“Try to learn to breathe deeply, really to taste food when you eat, and when you sleep, really to sleep. Try as much as possible to be wholly alive with all your might, and when you laugh, laugh like hell. And when you get angry, get good and angry. Try to be alive. You will be dead soon enough.”
“I'm not sure if my cereal is stale or if that's just the way it's supposed to be. And then I started wondering the same thing about my life. And then I thought maybe I should just stop thinking so much and eat my goddamned mini-wheats.”
For fans of the author Neil Gaiman, the idea of needing a beginner’s guide may sound ridiculous: he’s been a cult hero for decades. His novels, short stories, and comic books have won all kinds of awards and prizes. But, in the manner of other genre icons who amassed a specific group of fans prior to mainstream success, his omnipresence might seem sudden to many others.
“Omnipresent” is pretty accurate: He has several books coming out over the next few weeks — Unnatural Creatures: Stories Selected by Neil Gaiman (which came out earlier this week, on April 23), Make Good Art (May 14), How to Talk to Girls at Parties (May 18) and The Ocean at the End of the Lane (June 18). A BBC radio-play adaptation of his novel Neverwhere premiered in March. And there’s more coming.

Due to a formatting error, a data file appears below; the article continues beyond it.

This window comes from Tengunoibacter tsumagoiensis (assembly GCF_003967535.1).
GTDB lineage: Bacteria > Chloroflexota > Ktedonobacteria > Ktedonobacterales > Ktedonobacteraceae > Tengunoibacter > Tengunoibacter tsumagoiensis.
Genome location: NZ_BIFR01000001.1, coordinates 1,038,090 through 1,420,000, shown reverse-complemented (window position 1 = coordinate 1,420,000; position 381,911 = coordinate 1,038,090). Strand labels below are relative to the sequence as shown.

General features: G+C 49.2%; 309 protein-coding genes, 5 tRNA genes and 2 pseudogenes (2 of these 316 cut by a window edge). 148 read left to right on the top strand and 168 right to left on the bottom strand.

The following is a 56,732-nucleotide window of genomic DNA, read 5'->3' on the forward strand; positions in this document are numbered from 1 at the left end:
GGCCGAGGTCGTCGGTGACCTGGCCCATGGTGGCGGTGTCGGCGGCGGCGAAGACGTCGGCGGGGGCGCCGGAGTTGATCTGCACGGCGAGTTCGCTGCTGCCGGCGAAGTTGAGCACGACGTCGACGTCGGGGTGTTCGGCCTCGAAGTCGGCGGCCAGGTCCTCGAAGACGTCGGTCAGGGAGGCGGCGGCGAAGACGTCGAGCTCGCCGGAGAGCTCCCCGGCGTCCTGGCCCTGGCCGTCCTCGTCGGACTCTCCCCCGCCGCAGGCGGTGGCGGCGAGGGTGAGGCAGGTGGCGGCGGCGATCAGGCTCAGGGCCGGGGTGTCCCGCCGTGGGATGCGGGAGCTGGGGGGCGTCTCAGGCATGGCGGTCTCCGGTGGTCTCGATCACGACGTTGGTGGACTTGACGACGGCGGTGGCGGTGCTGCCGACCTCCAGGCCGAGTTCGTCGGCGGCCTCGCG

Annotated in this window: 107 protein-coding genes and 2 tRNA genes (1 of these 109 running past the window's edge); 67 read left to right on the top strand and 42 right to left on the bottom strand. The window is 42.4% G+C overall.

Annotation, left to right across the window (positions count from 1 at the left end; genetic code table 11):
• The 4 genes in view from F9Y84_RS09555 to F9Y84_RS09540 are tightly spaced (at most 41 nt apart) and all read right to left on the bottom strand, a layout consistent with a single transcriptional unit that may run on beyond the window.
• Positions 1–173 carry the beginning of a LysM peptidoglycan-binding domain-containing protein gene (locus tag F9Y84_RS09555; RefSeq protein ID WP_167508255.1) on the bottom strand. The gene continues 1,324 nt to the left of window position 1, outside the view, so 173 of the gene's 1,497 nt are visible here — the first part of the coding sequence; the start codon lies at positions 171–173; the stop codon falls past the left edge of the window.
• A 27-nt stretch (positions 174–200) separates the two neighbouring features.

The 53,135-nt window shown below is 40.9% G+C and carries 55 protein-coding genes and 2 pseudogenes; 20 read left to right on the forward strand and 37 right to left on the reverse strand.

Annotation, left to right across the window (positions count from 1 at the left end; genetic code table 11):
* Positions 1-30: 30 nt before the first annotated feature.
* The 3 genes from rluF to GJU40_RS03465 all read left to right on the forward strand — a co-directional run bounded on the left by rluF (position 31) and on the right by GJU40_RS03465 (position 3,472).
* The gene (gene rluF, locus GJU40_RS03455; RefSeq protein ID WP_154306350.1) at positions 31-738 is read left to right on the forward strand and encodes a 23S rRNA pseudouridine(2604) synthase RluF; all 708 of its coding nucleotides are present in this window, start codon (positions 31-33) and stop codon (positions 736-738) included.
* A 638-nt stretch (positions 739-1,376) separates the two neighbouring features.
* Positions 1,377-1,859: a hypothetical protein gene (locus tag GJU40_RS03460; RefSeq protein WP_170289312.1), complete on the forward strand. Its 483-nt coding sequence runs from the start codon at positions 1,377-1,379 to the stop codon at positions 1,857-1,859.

So, to clear up any confusion, let’s start with the basics:
So, who is this Neil Gaiman? And what does he do?
He’s a British-born writer who now lives in the U.S., in a town outside of Minneapolis. He started out as a journalist and wrote his first book, about the band Duran Duran, in 1984, but he’s best known for his genre work.
His break-out text was the comic book The Sandman, a 75-issue series that ran from 1989 through 1996. The epic — which takes place in the world of dreams — was among a handful of titles (along with Alan Moore’s Watchmen and Frank Miller’s The Dark Knight Returns)that elevated comic books into the realm of real literature.
His other major works, for children and adults, include 2008′s The Graveyard Book, 2003′s Coraline, and 2002′s American Gods — all of which have won multiple awards and prizes.
“The best writing comes obviously out of a precision we do not and dare not employ when we speak, yet such writing still has the ring of speech. It is a style in short that can take you a life to achieve.”
—Norman Mailer, from Fiction Writer’s Handbook by Hallie and Whit Burnett